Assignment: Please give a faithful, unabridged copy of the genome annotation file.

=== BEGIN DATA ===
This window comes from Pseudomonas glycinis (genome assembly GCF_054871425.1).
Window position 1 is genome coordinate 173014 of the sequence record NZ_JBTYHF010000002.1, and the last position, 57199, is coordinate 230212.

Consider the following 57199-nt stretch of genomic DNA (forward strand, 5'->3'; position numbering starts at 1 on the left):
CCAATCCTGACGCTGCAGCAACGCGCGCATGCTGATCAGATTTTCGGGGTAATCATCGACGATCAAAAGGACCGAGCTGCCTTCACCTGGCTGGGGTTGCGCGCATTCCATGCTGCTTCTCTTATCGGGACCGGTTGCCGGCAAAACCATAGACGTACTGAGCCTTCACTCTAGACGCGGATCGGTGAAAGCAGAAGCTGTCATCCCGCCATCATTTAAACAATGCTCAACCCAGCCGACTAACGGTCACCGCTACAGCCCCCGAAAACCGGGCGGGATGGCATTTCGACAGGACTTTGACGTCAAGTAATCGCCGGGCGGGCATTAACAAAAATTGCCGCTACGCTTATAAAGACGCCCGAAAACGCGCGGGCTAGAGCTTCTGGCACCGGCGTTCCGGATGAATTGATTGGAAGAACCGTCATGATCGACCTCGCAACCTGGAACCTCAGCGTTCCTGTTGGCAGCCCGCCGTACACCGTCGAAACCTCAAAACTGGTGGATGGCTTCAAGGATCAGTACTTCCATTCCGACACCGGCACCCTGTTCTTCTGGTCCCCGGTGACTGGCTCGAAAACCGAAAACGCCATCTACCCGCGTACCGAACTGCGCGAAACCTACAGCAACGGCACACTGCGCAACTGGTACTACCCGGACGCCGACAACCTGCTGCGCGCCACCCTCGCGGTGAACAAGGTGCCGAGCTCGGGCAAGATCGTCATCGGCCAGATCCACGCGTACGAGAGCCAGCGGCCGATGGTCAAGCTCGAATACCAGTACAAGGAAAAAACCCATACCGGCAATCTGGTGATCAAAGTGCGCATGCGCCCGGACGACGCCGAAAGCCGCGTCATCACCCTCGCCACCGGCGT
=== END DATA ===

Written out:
This window comes from Pseudomonas glycinis (genome assembly GCF_054871425.1).
Window position 1 is genome coordinate 173014 of the sequence record NZ_JBTYHF010000002.1, and the last position, 57199, is coordinate 230212.

Consider the following 57199-nt stretch of genomic DNA (forward strand, 5'->3'; position numbering starts at 1 on the left):
CCAATCCTGACGCTGCAGCAACGCGCGCATGCTGATCAGATTTTCGGGGTAATCATCGACGATCAAAAGGACCGAGCTGCCTTCACCTGGCTGGGGTTGCGCGCATTCCATGCTGCTTCTCTTATCGGGACCGGTTGCCGGCAAAACCATAGACGTACTGAGCCTTCACTCTAGACGCGGATCGGTGAAAGCAGAAGCTGTCATCCCGCCATCATTTAAACAATGCTCAACCCAGCCGACTAACGGTCACCGCTACAGCCCCCGAAAACCGGGCGGGATGGCATTTCGACAGGACTTTGACGTCAAGTAATCGCCGGGCGGGCATTAACAAAAATTGCCGCTACGCTTATAAAGACGCCCGAAAACGCGCGGGCTAGAGCTTCTGGCACCGGCGTTCCGGATGAATTGATTGGAAGAACCGTCATGATCGACCTCGCAACCTGGAACCTCAGCGTTCCTGTTGGCAGCCCGCCGTACACCGTCGAAACCTCAAAACTGGTGGATGGCTTCAAGGATCAGTACTTCCATTCCGACACCGGCACCCTGTTCTTCTGGTCCCCGGTGACTGGCTCGAAAACCGAAAACGCCATCTACCCGCGTACCGAACTGCGCGAAACCTACAGCAACGGCACACTGCGCAACTGGTACTACCCGGACGCCGACAACCTGCTGCGCGCCACCCTCGCGGTGAACAAGGTGCCGAGCTCGGGCAAGATCGTCATCGGCCAGATCCACGCGTACGAGAGCCAGCGGCCGATGGTCAAGCTCGAATACCAGTACAAGGAAAAAACCCATACCGGCAATCTGGTGATCAAAGTGCGCATGCGCCCGGACGACGCCGAAAGCCGCGTCATCACCCTCGCCACCGGCGT